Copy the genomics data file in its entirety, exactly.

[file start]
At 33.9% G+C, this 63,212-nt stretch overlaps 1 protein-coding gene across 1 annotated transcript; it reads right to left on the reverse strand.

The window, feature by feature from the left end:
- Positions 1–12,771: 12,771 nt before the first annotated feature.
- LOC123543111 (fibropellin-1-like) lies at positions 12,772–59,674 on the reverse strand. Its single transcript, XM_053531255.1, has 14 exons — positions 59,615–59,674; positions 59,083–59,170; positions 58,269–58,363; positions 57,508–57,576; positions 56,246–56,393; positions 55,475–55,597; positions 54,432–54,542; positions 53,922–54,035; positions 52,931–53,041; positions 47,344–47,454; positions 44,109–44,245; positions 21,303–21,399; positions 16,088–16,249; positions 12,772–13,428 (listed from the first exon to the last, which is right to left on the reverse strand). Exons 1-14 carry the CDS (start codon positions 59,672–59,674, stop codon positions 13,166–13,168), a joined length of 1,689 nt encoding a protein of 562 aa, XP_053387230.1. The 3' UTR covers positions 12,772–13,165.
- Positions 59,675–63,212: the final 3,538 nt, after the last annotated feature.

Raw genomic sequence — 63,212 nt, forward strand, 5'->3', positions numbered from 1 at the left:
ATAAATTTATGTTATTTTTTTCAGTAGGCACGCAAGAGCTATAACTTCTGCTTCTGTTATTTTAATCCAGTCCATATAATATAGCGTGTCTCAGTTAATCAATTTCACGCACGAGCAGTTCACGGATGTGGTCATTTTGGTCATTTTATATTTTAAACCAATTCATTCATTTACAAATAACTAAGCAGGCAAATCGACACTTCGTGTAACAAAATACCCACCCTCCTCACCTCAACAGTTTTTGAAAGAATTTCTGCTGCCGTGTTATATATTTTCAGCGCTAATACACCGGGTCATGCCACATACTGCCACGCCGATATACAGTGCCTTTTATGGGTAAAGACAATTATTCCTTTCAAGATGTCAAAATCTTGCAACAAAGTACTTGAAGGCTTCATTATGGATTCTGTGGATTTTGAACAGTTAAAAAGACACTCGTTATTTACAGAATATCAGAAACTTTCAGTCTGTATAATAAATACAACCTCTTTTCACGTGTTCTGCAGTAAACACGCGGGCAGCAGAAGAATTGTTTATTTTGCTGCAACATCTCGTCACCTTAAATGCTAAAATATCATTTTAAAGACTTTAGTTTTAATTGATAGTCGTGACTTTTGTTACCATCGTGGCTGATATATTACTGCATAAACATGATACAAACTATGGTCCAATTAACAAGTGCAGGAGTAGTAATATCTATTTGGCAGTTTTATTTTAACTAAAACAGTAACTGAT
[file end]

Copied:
At 33.9% G+C, this 63,212-nt stretch overlaps 1 protein-coding gene across 1 annotated transcript; it reads right to left on the reverse strand.

The window, feature by feature from the left end:
- Positions 1–12,771: 12,771 nt before the first annotated feature.
- LOC123543111 (fibropellin-1-like) lies at positions 12,772–59,674 on the reverse strand. Its single transcript, XM_053531255.1, has 14 exons — positions 59,615–59,674; positions 59,083–59,170; positions 58,269–58,363; positions 57,508–57,576; positions 56,246–56,393; positions 55,475–55,597; positions 54,432–54,542; positions 53,922–54,035; positions 52,931–53,041; positions 47,344–47,454; positions 44,109–44,245; positions 21,303–21,399; positions 16,088–16,249; positions 12,772–13,428 (listed from the first exon to the last, which is right to left on the reverse strand). Exons 1-14 carry the CDS (start codon positions 59,672–59,674, stop codon positions 13,166–13,168), a joined length of 1,689 nt encoding a protein of 562 aa, XP_053387230.1. The 3' UTR covers positions 12,772–13,165.
- Positions 59,675–63,212: the final 3,538 nt, after the last annotated feature.

Raw genomic sequence — 63,212 nt, forward strand, 5'->3', positions numbered from 1 at the left:
ATAAATTTATGTTATTTTTTTCAGTAGGCACGCAAGAGCTATAACTTCTGCTTCTGTTATTTTAATCCAGTCCATATAATATAGCGTGTCTCAGTTAATCAATTTCACGCACGAGCAGTTCACGGATGTGGTCATTTTGGTCATTTTATATTTTAAACCAATTCATTCATTTACAAATAACTAAGCAGGCAAATCGACACTTCGTGTAACAAAATACCCACCCTCCTCACCTCAACAGTTTTTGAAAGAATTTCTGCTGCCGTGTTATATATTTTCAGCGCTAATACACCGGGTCATGCCACATACTGCCACGCCGATATACAGTGCCTTTTATGGGTAAAGACAATTATTCCTTTCAAGATGTCAAAATCTTGCAACAAAGTACTTGAAGGCTTCATTATGGATTCTGTGGATTTTGAACAGTTAAAAAGACACTCGTTATTTACAGAATATCAGAAACTTTCAGTCTGTATAATAAATACAACCTCTTTTCACGTGTTCTGCAGTAAACACGCGGGCAGCAGAAGAATTGTTTATTTTGCTGCAACATCTCGTCACCTTAAATGCTAAAATATCATTTTAAAGACTTTAGTTTTAATTGATAGTCGTGACTTTTGTTACCATCGTGGCTGATATATTACTGCATAAACATGATACAAACTATGGTCCAATTAACAAGTGCAGGAGTAGTAATATCTATTTGGCAGTTTTATTTTAACTAAAACAGTAACTGAT